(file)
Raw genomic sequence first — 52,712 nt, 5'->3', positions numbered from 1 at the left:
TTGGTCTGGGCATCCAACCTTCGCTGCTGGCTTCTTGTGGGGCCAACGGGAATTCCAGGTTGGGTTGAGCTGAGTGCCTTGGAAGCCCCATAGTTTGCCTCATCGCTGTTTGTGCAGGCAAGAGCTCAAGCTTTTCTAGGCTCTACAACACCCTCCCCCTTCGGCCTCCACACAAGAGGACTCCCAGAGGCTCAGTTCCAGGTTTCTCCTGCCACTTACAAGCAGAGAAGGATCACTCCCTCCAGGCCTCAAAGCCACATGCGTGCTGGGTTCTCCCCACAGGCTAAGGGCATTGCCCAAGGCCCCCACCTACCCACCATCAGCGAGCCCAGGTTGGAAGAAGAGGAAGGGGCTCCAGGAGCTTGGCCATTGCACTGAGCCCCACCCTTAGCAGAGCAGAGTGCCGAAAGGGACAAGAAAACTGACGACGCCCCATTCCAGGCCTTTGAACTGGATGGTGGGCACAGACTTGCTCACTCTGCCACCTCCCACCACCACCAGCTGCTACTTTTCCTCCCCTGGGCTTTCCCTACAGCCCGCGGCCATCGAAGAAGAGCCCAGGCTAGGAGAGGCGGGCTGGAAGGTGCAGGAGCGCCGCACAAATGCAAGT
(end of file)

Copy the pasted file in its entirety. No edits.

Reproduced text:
Raw genomic sequence first — 52,712 nt, 5'->3', positions numbered from 1 at the left:
TTGGTCTGGGCATCCAACCTTCGCTGCTGGCTTCTTGTGGGGCCAACGGGAATTCCAGGTTGGGTTGAGCTGAGTGCCTTGGAAGCCCCATAGTTTGCCTCATCGCTGTTTGTGCAGGCAAGAGCTCAAGCTTTTCTAGGCTCTACAACACCCTCCCCCTTCGGCCTCCACACAAGAGGACTCCCAGAGGCTCAGTTCCAGGTTTCTCCTGCCACTTACAAGCAGAGAAGGATCACTCCCTCCAGGCCTCAAAGCCACATGCGTGCTGGGTTCTCCCCACAGGCTAAGGGCATTGCCCAAGGCCCCCACCTACCCACCATCAGCGAGCCCAGGTTGGAAGAAGAGGAAGGGGCTCCAGGAGCTTGGCCATTGCACTGAGCCCCACCCTTAGCAGAGCAGAGTGCCGAAAGGGACAAGAAAACTGACGACGCCCCATTCCAGGCCTTTGAACTGGATGGTGGGCACAGACTTGCTCACTCTGCCACCTCCCACCACCACCAGCTGCTACTTTTCCTCCCCTGGGCTTTCCCTACAGCCCGCGGCCATCGAAGAAGAGCCCAGGCTAGGAGAGGCGGGCTGGAAGGTGCAGGAGCGCCGCACAAATGCAAGT